Qualitative analysis was performed on the comments provided in response to the perceived utility and feedback questions. One team member (B.T.G.) reviewed all of these comments and prepared a thematic coding system. A second team member (A.M.N.-M.) then independently reviewed and coded all comments. A consensus meeting was then held to resolve discrepancies and finalize coding.

      Results

      Survey respondents

      In total, 170 responses were received from 29 countries, as summarized in table 2. The professional profile of respondents included speech-language pathologists (80%), dietitians (10%), physicians (7%), and smaller numbers of representatives from other professions, including occupational therapists (n=2), physical therapist (n=1), dentist (n=1), and food technologist (n=1). Almost half of the respondents (49%) reported having >10 years of clinical experience, with a further 42% reporting 3 to 10 years of experience. Inquiries regarding caseload revealed that 25.5% of respondents worked with adults, 41.8% worked with seniors, and 6% worked with children. The remaining 26.6% reported working with caseloads of mixed age. Figure 4 illustrates respondents’ work settings; slightly more than one third of participants reported working in >1 type of setting.
      Table 2Response frequency by geographic region
      RegionCountryFrequency%
      North America (n=67)United States3621.2
      Canada3118.2
      Europe (n=40)Ireland116.5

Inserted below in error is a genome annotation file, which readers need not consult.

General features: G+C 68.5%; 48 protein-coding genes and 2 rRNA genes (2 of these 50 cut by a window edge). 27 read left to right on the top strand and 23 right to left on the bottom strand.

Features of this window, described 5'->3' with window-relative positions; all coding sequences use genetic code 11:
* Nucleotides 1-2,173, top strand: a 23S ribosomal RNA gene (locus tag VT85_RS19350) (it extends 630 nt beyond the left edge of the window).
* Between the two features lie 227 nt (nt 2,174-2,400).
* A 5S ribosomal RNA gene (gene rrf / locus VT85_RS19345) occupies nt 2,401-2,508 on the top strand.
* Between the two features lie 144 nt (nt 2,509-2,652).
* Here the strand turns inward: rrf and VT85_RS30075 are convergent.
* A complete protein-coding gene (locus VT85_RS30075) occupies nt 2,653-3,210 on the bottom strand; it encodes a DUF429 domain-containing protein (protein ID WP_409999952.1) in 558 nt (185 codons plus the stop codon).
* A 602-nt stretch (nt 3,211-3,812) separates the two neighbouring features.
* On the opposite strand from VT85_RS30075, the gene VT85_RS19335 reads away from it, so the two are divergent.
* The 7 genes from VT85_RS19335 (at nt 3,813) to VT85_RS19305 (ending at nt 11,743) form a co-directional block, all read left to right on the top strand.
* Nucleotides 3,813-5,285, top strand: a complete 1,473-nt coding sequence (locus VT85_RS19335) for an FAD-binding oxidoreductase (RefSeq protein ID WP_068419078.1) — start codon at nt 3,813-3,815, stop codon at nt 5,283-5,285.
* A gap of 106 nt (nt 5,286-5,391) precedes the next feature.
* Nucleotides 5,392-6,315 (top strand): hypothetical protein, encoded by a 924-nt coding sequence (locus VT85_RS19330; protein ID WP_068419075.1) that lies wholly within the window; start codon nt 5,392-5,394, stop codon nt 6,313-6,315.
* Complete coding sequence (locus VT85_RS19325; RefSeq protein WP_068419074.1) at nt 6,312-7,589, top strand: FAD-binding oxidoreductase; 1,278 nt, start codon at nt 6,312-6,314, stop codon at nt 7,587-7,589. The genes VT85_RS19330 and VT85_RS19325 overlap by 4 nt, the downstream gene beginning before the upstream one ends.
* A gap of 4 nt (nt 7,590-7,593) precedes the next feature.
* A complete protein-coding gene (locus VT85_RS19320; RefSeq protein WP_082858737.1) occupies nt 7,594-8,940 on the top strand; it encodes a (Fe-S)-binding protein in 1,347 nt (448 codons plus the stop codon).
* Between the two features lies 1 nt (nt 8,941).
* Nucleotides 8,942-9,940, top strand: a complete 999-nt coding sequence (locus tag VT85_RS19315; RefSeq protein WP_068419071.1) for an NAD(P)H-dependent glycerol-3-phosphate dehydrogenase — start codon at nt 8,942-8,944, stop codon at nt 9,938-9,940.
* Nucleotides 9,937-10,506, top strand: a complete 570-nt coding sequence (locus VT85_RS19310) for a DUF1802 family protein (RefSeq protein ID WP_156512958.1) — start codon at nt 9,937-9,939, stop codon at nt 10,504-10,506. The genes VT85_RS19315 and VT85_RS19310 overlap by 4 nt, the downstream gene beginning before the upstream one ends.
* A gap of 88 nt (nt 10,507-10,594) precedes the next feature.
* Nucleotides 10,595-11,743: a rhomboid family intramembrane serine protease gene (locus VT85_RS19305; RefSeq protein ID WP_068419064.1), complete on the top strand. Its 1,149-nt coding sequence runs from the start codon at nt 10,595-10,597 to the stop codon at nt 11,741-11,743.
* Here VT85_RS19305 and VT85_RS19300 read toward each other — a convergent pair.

United Kingdom63.5
      Turkey42.4
      France31.8
      Italy31.8
      Portugal31.8
      Austria21.2
      Germany21.2
      Sweden21.2
      Finland10.6
      The Netherlands10.6
      Norway10.6
      Spain10.6
      Oceania (n=30)Australia2917.1
      New Zealand10.6
      South America (n=13)Brazil116.5
      Argentina10.6
      Colombia10.6
      Asia (n=13)Japan63.5
      India21.2
      Singapore21.2
      Iran10.6
      Philippines10.6
      Thailand10.6
      Africa (n=6)South Africa42.4
      Algeria10.6
      Egypt10.6
      MissingMissing10.6
      Total170100.0
      Figure thumbnail gr4
      Fig 4Work settings reported by survey respondents.

      Consensual validity

      Figure 5 illustrates the distribution of IDDSI Functional Diet Scale scores selected by the survey respondents for 6 of the case scenarios. Overall, the respondents achieved 73% agreement with the author panel reference scores (ρ=.92, Kendall τb=.84). Post hoc exploration showed no differences in the frequency of agreement/discrepancy with the reference scores as a function of the respondent’s years of clinical experience (<1, 1–2, 3–5, 6–10, or >10y; χ24=5.22; P=.27). For most of the case scenarios the distributions show strong consensus and mode scores were selected by ≥77% of respondents. Where consensus was weaker, 3 patterns were observed. For 3 cases (eg, appendix 1, case 8), a broader distribution of scores was seen, with a skew in scores to the left or right of the mode. For 2 cases (eg, appendix 1, case 10), survey response consensus was high but the mode score of 1 differed from the author panel reference score of 0. This appears to reflect respondent uncertainty regarding scoring in cases of primary nonoral feeding where small amounts of oral intake are permitted in a therapeutic context. Finally, 3 cases (eg, appendix 1, cases 4 and 5) showed bimodal distributions; these split opinions are thought to reflect uncertainty regarding scoring for patients requiring primary nonoral nutrition and a lack of familiarity with purely liquid diets.